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Keynes’s Last Stand

With no antibiotics, Keynes was given a regime of bed rest. After three months of this, he went home to his country house at Tilton in Sussex; and for the next eighteen months he led the life of an invalid. It was only in the early spring of 1939 that he discovered—nobody knows how—an extraordinary Hungarian doctor named Janos Plesch. Keynes regarded him as “something between a genius and a quack,” but found him a kindred spirit. His first step was to give Keynes one of the new sulfa drugs; this cured the streptococcal infection in his throat but could not cure the infection in his heart. All the same, the effect was immediate; with the lesser evil cured, Keynes was no longer fighting infections in his throat and chest, and could function for as long as his heart held out. With care he could live and work for another decade. As he recovered his strength, the British went to war with Nazi Germany.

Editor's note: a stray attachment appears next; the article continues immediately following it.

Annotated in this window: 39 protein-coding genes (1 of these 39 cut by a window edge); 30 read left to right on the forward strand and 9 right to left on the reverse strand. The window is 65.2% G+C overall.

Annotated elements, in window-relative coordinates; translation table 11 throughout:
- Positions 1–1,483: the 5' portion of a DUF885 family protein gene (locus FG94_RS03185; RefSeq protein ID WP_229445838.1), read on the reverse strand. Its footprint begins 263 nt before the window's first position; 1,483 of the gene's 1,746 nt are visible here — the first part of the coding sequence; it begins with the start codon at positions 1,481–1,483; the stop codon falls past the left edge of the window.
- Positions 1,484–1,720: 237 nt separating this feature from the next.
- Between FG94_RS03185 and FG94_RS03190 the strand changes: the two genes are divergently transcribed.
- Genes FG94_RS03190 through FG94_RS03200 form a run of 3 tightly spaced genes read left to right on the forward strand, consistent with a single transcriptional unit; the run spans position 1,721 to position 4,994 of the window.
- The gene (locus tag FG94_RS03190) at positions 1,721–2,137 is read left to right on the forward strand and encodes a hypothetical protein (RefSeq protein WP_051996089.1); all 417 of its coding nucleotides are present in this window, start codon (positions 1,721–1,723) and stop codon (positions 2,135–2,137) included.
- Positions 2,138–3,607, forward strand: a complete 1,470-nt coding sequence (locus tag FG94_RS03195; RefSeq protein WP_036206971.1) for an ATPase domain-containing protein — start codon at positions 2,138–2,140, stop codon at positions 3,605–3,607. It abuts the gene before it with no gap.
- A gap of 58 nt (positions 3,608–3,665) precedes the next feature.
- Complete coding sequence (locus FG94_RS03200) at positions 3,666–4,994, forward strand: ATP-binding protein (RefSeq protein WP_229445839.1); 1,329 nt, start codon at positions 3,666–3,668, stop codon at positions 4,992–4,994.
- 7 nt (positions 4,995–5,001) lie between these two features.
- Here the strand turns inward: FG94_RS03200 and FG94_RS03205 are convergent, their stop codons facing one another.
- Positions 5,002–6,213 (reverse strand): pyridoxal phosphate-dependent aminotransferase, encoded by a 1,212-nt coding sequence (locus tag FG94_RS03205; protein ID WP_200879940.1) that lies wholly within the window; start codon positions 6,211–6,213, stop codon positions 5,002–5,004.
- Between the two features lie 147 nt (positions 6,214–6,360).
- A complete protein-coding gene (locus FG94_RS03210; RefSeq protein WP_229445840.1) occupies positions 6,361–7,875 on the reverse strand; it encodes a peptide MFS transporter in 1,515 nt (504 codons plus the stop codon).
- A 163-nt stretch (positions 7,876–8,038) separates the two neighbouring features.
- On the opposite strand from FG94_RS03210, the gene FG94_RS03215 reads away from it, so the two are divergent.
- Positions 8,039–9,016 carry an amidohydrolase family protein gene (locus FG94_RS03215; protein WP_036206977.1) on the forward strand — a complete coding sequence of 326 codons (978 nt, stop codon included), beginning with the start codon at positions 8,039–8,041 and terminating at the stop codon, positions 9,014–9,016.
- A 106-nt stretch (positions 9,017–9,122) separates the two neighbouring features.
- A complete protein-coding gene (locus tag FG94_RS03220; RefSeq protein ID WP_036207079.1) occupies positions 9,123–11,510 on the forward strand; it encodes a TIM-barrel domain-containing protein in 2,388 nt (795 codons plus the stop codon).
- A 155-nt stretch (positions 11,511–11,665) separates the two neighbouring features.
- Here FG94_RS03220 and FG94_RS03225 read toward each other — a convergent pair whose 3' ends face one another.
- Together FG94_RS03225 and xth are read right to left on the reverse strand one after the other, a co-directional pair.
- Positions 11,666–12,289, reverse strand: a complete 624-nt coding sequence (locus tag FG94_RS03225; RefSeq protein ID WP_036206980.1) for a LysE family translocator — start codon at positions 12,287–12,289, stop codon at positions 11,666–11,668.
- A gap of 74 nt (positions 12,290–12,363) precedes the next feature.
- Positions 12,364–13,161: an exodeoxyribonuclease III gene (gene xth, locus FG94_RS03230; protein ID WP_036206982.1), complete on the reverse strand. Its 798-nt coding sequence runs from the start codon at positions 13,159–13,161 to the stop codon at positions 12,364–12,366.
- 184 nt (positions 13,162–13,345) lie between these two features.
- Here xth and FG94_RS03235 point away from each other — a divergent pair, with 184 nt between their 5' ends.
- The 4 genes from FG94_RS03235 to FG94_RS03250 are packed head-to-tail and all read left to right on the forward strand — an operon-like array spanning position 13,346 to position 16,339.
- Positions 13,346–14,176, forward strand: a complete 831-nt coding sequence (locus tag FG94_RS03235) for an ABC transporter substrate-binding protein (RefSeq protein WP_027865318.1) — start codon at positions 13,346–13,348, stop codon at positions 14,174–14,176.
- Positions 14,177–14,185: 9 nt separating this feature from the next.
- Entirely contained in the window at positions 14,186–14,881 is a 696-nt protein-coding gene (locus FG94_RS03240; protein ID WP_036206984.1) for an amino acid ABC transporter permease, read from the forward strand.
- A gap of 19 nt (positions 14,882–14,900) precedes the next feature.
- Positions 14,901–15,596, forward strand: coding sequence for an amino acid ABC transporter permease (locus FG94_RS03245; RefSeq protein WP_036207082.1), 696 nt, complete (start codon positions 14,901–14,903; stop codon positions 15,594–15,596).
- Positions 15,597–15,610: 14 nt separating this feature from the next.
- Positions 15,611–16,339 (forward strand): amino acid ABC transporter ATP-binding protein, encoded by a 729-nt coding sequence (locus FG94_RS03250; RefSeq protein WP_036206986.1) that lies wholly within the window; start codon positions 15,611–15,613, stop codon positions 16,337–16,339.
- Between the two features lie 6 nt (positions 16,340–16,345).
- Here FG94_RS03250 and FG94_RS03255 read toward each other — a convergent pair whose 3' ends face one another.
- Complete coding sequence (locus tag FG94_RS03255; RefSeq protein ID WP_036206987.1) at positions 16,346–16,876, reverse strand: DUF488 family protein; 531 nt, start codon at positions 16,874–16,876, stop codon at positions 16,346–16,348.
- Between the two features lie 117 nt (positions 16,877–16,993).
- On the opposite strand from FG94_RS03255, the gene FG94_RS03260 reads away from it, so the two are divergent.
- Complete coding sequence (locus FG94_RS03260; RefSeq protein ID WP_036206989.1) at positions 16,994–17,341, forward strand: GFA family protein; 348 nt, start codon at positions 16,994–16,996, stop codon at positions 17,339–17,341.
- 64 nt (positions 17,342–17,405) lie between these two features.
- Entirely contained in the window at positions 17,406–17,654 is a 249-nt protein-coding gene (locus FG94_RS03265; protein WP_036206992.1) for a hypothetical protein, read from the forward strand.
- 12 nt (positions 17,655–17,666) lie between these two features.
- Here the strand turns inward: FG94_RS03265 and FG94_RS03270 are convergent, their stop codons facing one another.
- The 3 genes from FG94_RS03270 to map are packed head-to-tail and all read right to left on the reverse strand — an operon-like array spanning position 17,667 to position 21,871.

Keynes was neither a pacifist nor an appeaser. But as the author of The Economic Consequences of the Peace, he was a world-famous critic of the Versailles settlement after World War I. He had hoped that if Germany’s real grievances against the postwar settlement were met, peace could be preserved in Europe. Hitler, on the other hand, presented a distinctive problem; negotiation was impossible. He would not keep agreements, and regarded any attempt to make agreements with him as a sign of weakness. Neville Chamberlain’s wish for something clear-cut was the last thing needed in 1938; Keynes favored the line pursued by Anthony Eden—to make friends with the Soviet Union and the US, while keeping the German and Italian dictators guessing. It was a faint hope. In a letter of July 1937 to Kingsley Martin, the editor of the New Statesman, Keynes argued that a natural sympathy between dictators made it easy for Hitler and Stalin to become allies, and he predicted the Nazi–Soviet pact.